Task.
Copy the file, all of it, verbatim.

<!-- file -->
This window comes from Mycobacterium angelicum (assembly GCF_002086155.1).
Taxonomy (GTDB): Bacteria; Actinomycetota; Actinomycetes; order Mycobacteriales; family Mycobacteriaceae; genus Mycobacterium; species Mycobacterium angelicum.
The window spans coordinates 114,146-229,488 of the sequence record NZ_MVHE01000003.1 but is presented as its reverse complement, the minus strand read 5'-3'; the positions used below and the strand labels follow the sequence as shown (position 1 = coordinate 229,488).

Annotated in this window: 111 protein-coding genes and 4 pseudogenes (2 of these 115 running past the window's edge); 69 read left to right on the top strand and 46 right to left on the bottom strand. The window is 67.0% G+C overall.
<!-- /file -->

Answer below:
This window comes from Mycobacterium angelicum (assembly GCF_002086155.1).
Taxonomy (GTDB): Bacteria; Actinomycetota; Actinomycetes; order Mycobacteriales; family Mycobacteriaceae; genus Mycobacterium; species Mycobacterium angelicum.
The window spans coordinates 114,146-229,488 of the sequence record NZ_MVHE01000003.1 but is presented as its reverse complement, the minus strand read 5'-3'; the positions used below and the strand labels follow the sequence as shown (position 1 = coordinate 229,488).

Annotated in this window: 111 protein-coding genes and 4 pseudogenes (2 of these 115 running past the window's edge); 69 read left to right on the top strand and 46 right to left on the bottom strand. The window is 67.0% G+C overall.